1. Introduction



1. Introduction


A flare occurs when magnetic energy that has built up in the solar atmosphere is suddenly released - mostly in the active regions around sunspots. Their frequency varies from several a day, when the sun is particularly active, to less than one a week during quiet periods. (The Telegraph, 2012).


To study the occurrences of these flares, we built a simple wooden antenna, used a simple SSID (Super Sudden Ionospheric Disturbance Receiver) and an application. When the antenna has been connected to the radio receiver, the application starts and data starts to be collected. To identify whether the data is a Class C Solar Flare, the signal strength should be more than 10–6 watts per square meter.


The data is derived from the SSID application on the computer which is stored as a text document. In addition, the program allows you to plot graphs by selecting the desired file you want which also states when the file was generated. The time it was generated can tell when the data was recorded.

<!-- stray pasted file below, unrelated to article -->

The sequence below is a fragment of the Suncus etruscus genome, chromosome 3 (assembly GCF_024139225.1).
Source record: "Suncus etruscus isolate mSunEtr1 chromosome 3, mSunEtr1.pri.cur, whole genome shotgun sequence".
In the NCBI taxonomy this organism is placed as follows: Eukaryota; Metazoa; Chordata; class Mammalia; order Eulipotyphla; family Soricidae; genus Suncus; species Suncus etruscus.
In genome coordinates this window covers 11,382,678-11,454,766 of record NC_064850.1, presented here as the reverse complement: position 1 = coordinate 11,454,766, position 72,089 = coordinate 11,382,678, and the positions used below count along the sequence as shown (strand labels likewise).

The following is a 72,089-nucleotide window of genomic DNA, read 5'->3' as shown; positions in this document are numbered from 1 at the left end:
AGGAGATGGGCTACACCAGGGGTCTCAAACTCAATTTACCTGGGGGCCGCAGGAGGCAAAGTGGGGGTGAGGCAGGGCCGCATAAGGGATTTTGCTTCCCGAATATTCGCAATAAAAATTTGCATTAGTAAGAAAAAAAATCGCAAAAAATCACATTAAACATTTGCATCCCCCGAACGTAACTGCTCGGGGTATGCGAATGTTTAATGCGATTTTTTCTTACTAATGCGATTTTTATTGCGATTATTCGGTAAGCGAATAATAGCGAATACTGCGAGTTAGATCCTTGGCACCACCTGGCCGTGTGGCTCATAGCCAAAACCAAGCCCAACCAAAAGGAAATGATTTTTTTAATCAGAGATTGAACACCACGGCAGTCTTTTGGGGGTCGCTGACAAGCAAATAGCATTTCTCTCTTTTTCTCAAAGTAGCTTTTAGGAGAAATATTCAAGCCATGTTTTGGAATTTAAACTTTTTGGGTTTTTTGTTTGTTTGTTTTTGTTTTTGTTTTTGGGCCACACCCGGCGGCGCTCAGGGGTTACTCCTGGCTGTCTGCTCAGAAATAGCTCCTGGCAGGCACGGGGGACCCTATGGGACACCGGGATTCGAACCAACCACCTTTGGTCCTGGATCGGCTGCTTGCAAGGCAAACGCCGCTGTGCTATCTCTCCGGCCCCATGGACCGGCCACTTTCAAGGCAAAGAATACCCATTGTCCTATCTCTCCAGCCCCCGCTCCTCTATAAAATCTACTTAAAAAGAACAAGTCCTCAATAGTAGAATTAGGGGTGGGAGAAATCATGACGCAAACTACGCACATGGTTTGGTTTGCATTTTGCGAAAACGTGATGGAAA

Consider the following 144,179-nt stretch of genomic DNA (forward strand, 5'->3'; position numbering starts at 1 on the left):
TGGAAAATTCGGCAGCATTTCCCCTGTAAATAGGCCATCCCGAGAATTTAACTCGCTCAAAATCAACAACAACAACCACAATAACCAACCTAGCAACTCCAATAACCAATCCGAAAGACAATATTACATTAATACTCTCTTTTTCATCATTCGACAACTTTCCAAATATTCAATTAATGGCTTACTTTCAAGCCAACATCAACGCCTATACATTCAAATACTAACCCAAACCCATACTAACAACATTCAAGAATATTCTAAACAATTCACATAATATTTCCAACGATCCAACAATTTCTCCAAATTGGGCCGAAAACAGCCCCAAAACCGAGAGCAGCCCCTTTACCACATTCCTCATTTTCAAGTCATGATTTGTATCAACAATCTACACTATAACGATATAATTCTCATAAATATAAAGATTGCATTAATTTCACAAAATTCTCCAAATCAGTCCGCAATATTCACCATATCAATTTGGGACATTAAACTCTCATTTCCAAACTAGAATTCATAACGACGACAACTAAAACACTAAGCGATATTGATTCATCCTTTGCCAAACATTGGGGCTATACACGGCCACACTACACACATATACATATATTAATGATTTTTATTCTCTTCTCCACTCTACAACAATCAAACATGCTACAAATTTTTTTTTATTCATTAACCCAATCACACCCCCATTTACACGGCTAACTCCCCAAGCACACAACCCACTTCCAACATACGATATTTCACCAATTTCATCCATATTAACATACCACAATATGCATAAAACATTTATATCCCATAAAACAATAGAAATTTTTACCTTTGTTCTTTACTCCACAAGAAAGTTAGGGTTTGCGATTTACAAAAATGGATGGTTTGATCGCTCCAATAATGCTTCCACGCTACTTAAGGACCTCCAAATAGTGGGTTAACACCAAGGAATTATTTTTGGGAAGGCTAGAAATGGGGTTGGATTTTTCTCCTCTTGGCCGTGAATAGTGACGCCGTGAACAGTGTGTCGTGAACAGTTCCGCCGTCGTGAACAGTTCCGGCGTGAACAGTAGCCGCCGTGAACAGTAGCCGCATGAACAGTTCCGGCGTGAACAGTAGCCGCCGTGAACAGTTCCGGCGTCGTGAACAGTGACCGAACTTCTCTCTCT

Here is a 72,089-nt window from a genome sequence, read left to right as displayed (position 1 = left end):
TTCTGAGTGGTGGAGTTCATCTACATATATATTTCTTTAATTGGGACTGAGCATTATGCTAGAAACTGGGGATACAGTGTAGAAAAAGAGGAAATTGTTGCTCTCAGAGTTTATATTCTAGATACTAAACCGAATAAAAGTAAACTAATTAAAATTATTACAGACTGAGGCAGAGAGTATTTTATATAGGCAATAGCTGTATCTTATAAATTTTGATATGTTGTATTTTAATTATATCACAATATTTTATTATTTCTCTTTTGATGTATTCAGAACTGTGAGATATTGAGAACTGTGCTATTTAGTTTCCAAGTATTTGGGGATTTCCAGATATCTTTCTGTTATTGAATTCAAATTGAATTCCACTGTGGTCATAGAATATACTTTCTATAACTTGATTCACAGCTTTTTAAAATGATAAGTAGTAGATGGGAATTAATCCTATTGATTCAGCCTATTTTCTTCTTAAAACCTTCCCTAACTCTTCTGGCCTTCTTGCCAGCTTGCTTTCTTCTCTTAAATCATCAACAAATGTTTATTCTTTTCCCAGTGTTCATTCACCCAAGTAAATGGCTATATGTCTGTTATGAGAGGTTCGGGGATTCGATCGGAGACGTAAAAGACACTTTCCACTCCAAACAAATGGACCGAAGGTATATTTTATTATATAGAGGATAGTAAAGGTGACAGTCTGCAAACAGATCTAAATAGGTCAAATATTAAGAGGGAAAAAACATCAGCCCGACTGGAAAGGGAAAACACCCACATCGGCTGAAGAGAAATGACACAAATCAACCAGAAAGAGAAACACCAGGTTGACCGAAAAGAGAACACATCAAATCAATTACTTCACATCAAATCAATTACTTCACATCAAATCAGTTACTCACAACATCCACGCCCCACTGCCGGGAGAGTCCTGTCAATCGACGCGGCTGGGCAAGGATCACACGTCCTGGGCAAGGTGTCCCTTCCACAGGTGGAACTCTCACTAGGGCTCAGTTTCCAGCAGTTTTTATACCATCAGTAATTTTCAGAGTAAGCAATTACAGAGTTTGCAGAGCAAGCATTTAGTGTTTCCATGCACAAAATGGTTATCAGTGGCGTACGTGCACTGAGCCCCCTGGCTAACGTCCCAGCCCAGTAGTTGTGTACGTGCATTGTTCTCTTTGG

⬅ Figure 0.1
A depiction of a Solar Flare, or what is known as a Fiery Looping rain on the sun.










⬅ Figure 0.2
Data collected in the SuperSID application.











⬅ Figure 0.3
Data collected in the SuperSID application.

➜ 1.1 Research Questions


➜ How often do Solar Flares occur?
➜ How many types of Solar Flares are there?
➜ What is the effect of Solar Flares on humans?
➜ How can we measure Solar Flares?

➜ 1.2 Hypothesis


It is possible to detect the occurrence of Solar Flares in School of Science and Technology, Singapore by using one of our three Radio Receivers, the Super SID Receiver. When the signal is more than 10–6 watts per square meter, it is likely that it is a Solar Flare, Class C and above, which is what we want to measure.


➜ Independent variable
- The days and period of time the data was recorded.


➜ Dependent variable
- Occurrence and strength of signals emitted by solar flares, especially if the strength of the signal is more than 10–6 watts per square meter.


➜ Controlled variable
- The time when the results are being recorded and measured.

- The radio we use in the experiment (Super SID Receiver [SSID]).

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